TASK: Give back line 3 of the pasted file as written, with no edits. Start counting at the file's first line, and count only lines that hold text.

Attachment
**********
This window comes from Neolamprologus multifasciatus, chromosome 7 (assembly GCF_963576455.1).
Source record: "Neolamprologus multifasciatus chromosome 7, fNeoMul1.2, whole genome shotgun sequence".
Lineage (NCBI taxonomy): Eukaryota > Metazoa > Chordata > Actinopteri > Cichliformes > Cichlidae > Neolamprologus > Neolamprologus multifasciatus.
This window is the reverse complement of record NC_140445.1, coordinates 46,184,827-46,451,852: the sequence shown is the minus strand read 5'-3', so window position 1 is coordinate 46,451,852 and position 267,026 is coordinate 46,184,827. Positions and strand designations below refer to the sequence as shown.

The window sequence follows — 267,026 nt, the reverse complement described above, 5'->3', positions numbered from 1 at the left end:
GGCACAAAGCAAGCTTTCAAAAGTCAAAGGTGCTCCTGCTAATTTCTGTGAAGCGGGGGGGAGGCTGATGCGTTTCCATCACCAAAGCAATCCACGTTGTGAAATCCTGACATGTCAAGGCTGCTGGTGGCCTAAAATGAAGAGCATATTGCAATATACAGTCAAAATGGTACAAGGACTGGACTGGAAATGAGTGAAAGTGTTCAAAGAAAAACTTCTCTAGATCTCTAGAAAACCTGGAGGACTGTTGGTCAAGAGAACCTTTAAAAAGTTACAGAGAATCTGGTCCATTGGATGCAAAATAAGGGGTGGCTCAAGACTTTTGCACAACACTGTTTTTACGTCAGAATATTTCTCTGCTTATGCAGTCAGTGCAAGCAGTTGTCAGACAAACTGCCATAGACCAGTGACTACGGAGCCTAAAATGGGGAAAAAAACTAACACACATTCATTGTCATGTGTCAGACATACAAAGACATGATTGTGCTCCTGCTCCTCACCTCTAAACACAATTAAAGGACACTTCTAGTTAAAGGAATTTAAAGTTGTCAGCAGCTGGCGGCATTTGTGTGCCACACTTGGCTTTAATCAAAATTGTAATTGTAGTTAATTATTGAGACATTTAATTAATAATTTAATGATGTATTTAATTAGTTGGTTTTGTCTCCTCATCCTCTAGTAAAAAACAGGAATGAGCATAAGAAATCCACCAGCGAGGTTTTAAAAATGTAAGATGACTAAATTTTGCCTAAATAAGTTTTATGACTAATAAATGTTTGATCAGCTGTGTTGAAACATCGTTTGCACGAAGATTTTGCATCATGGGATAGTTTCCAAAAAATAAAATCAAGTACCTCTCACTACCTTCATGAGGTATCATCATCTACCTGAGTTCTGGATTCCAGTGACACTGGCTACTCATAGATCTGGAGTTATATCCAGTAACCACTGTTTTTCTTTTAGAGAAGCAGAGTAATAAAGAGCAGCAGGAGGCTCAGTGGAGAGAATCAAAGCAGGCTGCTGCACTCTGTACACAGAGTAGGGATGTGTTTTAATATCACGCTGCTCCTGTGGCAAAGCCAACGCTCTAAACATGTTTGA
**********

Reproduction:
Lineage (NCBI taxonomy): Eukaryota > Metazoa > Chordata > Actinopteri > Cichliformes > Cichlidae > Neolamprologus > Neolamprologus multifasciatus.